Humanitarian aid policies and programs should rely on locally made hemp seed products in the fight against malnutrition, and cannabis farming should be promoted as a potentially significant contributor in the fight against climate change, according to a policy paper from leading independent cannabis researcher Kenzi Riboulet-Zemouli.
Those are two of the key recommendations in the Sustainable Cannabis Policy Toolkit, which maps out recommendations in the context of the United Nations 2030 Sustainable Development Agenda.
“All things considered, with partnership and mutual understanding, Cannabis and its policies are an essential ally to tackle the issues of our time and build policies on all continents that are worth the collective intelligence of our century,” the paper concludes.
The history of human food consumption and contemporary research show cannabis-derived products to be a valuable food resource, the document notes, emphasizing the need to preserve and promote indiginous hemp varieties and the traditions associated with growing them.
“Local hemp seed production . . . can help secure continued, cheap, equilibrated and essential food supply in impoverished areas,” the toolkit suggests, noting that laws restricting hemp to a limited number of registered varieties can negatively affect efforts to preserve genetic resources and inhibit research & development.
Cannabis genetics developed, bred and conserved over generations by local communities can be important assets in advancing global food security amid growing population and threats to the environment, Riboulet-Zemouli says in the toolkit, which urges that local communities’ rights and ownership over their traditional food products and related genetics should be assured.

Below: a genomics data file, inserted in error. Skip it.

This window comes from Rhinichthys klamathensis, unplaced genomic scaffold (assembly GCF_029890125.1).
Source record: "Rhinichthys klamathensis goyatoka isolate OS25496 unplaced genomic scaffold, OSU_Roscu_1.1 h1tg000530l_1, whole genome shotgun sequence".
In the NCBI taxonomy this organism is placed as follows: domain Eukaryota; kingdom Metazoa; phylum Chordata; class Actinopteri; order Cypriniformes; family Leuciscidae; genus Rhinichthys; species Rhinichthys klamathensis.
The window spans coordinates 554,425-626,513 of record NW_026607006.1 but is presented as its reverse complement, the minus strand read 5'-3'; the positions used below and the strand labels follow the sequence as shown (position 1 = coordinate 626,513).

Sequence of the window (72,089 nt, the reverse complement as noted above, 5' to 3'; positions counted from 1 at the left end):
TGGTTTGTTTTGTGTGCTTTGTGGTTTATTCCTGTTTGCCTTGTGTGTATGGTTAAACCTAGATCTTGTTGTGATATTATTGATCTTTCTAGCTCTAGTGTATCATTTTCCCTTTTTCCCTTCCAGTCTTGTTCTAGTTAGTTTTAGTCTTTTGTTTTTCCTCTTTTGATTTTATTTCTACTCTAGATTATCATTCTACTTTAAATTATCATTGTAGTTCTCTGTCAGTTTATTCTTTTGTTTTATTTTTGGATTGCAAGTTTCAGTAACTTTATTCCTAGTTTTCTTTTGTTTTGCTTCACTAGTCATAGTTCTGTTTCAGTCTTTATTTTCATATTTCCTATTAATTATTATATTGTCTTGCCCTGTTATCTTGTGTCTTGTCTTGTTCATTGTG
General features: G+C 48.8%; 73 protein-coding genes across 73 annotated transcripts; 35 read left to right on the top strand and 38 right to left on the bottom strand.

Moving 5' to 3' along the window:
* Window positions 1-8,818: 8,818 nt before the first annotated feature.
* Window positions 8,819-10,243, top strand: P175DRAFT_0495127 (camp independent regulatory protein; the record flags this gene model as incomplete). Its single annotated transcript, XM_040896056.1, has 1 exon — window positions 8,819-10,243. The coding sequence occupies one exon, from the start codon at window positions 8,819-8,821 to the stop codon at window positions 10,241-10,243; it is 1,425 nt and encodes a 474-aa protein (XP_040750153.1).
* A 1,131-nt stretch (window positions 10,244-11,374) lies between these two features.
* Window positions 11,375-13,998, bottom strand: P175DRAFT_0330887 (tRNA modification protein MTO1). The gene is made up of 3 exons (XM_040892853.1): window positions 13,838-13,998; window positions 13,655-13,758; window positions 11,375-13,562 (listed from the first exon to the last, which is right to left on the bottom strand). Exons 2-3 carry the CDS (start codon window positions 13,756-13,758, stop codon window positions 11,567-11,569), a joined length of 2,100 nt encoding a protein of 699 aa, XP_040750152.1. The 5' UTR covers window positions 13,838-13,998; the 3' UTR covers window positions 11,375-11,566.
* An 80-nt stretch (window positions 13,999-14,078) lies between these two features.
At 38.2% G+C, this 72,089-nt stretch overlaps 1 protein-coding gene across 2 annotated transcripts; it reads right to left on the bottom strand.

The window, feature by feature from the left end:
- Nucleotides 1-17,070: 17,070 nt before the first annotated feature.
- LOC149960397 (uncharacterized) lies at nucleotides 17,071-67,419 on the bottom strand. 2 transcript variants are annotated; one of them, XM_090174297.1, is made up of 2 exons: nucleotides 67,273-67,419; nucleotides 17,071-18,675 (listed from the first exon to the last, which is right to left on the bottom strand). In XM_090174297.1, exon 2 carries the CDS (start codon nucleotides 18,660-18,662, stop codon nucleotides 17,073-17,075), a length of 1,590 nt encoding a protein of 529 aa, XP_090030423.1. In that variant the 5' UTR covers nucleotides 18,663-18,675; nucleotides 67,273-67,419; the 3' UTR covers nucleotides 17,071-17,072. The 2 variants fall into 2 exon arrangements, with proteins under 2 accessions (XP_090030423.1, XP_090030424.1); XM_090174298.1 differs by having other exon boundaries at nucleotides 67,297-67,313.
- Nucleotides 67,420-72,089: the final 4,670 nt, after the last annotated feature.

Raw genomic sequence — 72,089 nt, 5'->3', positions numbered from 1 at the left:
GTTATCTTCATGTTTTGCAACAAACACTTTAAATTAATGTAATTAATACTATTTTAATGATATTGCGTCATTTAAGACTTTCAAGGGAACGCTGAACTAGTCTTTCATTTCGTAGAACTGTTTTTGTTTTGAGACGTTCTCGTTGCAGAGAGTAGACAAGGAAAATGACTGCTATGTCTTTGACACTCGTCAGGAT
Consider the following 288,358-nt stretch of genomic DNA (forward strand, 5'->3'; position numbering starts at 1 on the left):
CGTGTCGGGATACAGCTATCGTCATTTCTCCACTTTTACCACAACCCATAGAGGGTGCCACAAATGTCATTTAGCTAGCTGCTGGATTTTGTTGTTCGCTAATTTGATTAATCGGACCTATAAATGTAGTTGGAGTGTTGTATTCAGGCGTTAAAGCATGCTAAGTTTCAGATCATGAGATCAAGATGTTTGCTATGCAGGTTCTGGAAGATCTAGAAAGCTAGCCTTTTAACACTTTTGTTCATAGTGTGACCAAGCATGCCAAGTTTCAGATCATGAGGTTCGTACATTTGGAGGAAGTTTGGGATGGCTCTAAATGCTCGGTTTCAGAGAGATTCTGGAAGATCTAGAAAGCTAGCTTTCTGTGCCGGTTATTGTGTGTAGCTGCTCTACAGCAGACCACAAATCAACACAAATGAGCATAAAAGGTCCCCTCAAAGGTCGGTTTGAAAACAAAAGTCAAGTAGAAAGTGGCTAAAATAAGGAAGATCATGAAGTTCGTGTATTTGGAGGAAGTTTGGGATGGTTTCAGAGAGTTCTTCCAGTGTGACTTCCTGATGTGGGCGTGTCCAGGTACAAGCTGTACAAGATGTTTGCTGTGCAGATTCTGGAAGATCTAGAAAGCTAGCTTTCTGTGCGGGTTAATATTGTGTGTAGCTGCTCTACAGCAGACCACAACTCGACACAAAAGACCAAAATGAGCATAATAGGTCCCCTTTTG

Cannabis can also play a significant role in reversing climate change due to its outsize ability to capture carbon dioxide from the atmosphere, the toolkit notes, and hemp-based raw materials are already proven as environmentally friendly, high-performance replacements for synthetic or petroleum-based plastics and other composites.
“Such material is key to building resilient and environment-friendly infrastructures and industries,” according to the document, which also underscores the economic development and environmental advantages inherent in hempcrete construction, which can foster sustainable localized supply chains and markets, Riboulet-Zemouli writes.
Overall, the analysis found that hemp and its related policies can play a part in meeting at least 64 of the 169 specific goals included in the UN’s broader list of 17 Sustainable Development Goals.
This Sustainable Cannabis Policy Toolkit summarizes findings in previous papers on cannabis and sustainable development presented at (UN conferences) in 2018 and 2019. The 102-page document offers extensive analysis and policy recommendations for all forms of Cannabis, calling for a final rejection of the “war on drugs” and recognition of a “shared, broad, and multi-stakeholder consensus that the world needs to rethink Cannabis policies.”
The toolkit is dedicated to the late South African cannabis activist Julian (Jules) Stobbs.
A long-time cannabis activist and policy analyst, Riboulet-Zemouli founded and manages CND Monitor, which tracks cannabis policy worldwide.